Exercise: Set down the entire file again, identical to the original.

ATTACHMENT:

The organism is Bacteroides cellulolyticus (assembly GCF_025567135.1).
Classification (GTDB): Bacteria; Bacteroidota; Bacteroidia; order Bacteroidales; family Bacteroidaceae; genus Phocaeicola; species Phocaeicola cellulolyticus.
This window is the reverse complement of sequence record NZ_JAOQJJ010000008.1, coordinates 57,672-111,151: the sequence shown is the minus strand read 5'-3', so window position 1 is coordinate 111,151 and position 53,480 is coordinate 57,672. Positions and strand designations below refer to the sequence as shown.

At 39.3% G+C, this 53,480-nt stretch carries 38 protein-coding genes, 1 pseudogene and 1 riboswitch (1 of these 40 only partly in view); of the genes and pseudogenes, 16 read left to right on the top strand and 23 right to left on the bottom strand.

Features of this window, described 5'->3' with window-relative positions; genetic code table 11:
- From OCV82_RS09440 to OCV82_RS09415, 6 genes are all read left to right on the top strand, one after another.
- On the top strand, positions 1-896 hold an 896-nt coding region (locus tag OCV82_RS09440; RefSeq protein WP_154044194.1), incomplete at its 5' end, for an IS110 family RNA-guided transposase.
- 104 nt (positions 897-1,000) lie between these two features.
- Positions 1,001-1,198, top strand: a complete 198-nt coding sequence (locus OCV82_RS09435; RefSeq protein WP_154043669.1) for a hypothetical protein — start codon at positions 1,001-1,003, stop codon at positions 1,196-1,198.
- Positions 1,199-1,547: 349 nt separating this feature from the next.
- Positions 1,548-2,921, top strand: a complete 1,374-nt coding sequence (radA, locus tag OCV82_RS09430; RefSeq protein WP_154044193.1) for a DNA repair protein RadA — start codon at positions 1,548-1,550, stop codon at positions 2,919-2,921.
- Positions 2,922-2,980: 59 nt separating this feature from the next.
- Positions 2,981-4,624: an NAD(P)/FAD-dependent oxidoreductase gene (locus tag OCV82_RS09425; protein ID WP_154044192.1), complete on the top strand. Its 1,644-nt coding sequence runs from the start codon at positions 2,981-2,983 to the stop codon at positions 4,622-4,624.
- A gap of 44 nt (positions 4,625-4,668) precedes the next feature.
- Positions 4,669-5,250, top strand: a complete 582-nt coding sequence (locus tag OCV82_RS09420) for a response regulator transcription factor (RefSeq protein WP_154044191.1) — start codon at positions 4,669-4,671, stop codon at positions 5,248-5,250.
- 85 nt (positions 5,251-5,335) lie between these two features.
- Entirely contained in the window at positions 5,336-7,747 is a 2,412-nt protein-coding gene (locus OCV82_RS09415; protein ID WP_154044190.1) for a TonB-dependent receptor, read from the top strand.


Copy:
The organism is Bacteroides cellulolyticus (assembly GCF_025567135.1).
Classification (GTDB): Bacteria; Bacteroidota; Bacteroidia; order Bacteroidales; family Bacteroidaceae; genus Phocaeicola; species Phocaeicola cellulolyticus.
This window is the reverse complement of sequence record NZ_JAOQJJ010000008.1, coordinates 57,672-111,151: the sequence shown is the minus strand read 5'-3', so window position 1 is coordinate 111,151 and position 53,480 is coordinate 57,672. Positions and strand designations below refer to the sequence as shown.

At 39.3% G+C, this 53,480-nt stretch carries 38 protein-coding genes, 1 pseudogene and 1 riboswitch (1 of these 40 only partly in view); of the genes and pseudogenes, 16 read left to right on the top strand and 23 right to left on the bottom strand.

Features of this window, described 5'->3' with window-relative positions; genetic code table 11:
- From OCV82_RS09440 to OCV82_RS09415, 6 genes are all read left to right on the top strand, one after another.
- On the top strand, positions 1-896 hold an 896-nt coding region (locus tag OCV82_RS09440; RefSeq protein WP_154044194.1), incomplete at its 5' end, for an IS110 family RNA-guided transposase.
- 104 nt (positions 897-1,000) lie between these two features.
- Positions 1,001-1,198, top strand: a complete 198-nt coding sequence (locus OCV82_RS09435; RefSeq protein WP_154043669.1) for a hypothetical protein — start codon at positions 1,001-1,003, stop codon at positions 1,196-1,198.
- Positions 1,199-1,547: 349 nt separating this feature from the next.
- Positions 1,548-2,921, top strand: a complete 1,374-nt coding sequence (radA, locus tag OCV82_RS09430; RefSeq protein WP_154044193.1) for a DNA repair protein RadA — start codon at positions 1,548-1,550, stop codon at positions 2,919-2,921.
- Positions 2,922-2,980: 59 nt separating this feature from the next.
- Positions 2,981-4,624: an NAD(P)/FAD-dependent oxidoreductase gene (locus tag OCV82_RS09425; protein ID WP_154044192.1), complete on the top strand. Its 1,644-nt coding sequence runs from the start codon at positions 2,981-2,983 to the stop codon at positions 4,622-4,624.
- A gap of 44 nt (positions 4,625-4,668) precedes the next feature.
- Positions 4,669-5,250, top strand: a complete 582-nt coding sequence (locus tag OCV82_RS09420) for a response regulator transcription factor (RefSeq protein WP_154044191.1) — start codon at positions 4,669-4,671, stop codon at positions 5,248-5,250.
- 85 nt (positions 5,251-5,335) lie between these two features.
- Entirely contained in the window at positions 5,336-7,747 is a 2,412-nt protein-coding gene (locus OCV82_RS09415; protein ID WP_154044190.1) for a TonB-dependent receptor, read from the top strand.